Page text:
How you can find out more about region’s war stories
FRASER Coast residents now have the chance to discover more about the stories of our World War II veterans.
Member for Wide Bay Llew O'Brien said it was easier than ever to access World War II service records and historical information, making it a great time to research the stories of Wide Bay's veterans to ensure their sacrifices are never forgotten.
This year marks the 75th anniversary of the end of the conflict.
To make research easier, the Department of Veterans' Affairs has brought together all of its nominal rolls, including the World War II nominal roll, on one website.
This will make it easier to search and find information on those Australians who served in the war.
"The National Archives of Australia is also working to digitise all of its Second World War service records and the Australian War Memorial has a wide range of useful information available with just the click of a mouse button," Mr O'Brien said.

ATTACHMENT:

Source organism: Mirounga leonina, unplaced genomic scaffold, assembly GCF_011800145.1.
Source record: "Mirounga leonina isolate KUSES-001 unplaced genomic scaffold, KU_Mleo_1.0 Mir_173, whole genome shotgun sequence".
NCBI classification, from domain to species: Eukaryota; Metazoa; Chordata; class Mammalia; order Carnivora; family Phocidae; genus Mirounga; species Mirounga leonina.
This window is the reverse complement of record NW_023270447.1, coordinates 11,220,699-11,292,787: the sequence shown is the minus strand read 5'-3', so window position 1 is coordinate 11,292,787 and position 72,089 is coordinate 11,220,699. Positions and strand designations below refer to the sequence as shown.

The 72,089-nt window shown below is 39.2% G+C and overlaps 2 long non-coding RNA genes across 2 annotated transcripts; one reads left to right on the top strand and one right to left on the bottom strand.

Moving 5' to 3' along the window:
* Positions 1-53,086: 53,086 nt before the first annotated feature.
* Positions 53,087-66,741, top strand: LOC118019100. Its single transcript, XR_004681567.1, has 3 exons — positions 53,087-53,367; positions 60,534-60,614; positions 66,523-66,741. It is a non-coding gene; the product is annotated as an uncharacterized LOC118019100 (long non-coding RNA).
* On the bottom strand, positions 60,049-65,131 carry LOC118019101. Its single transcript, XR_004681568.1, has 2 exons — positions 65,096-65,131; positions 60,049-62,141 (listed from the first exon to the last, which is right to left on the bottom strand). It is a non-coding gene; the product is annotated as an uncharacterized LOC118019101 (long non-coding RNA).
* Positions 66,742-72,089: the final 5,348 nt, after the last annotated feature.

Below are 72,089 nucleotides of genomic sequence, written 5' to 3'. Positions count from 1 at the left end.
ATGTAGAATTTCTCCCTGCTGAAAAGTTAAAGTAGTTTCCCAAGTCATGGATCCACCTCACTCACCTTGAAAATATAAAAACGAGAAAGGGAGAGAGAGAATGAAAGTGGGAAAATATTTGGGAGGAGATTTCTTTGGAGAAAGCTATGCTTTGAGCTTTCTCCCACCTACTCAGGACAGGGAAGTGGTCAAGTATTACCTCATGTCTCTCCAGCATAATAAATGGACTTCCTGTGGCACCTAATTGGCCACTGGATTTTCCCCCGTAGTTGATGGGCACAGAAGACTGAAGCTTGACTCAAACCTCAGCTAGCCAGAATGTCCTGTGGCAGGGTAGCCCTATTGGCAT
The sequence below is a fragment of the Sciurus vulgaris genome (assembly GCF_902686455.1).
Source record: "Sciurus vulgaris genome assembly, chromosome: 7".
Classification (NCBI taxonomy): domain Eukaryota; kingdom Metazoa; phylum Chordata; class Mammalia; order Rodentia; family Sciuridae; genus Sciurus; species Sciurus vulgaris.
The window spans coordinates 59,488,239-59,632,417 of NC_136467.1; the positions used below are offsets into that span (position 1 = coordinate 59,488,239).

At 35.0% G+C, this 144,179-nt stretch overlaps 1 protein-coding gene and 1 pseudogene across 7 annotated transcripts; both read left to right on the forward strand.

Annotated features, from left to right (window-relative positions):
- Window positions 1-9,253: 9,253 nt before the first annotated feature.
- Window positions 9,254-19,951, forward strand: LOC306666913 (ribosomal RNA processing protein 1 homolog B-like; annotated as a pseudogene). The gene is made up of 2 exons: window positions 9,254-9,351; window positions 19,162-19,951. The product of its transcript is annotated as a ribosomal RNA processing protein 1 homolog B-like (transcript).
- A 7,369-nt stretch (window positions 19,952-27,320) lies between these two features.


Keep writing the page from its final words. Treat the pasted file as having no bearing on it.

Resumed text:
"DVA's Anzac Portal also has a range of historical educational resources free for download - commemorating the war from an Australian point of view."
Mr O'Brien said the region had a proud history of service.
"Wide Bay has a rich World War II history, from servicemen and women who left their homes in Maryborough, Murgon, Gympie and Noosa to serve our country in the theatres of war, through to those veterans, widows and family members who moved here in later years and now call Wide Bay home," Mr O'Brien said.
"Almost one million Australians served in World War II, protecting our country and defending our freedom, and each person has a unique story that deserves to be recorded and remembered.
"As a community we all have a job to do - to ensure these stories live on and that we never forgot the role of everyone in Wide Bay who served overseas or on the home front in World War II."
Mr O'Brien encouraged people to start by looking into their own family's military service history, and from there, extend their research to the war more broadly.
"Everyone should take a moment to ask a question about the Second World War, whether that is about a family member who served, or just wanting to learn more about the six years that changed Australia's history," Mr O'Brien said.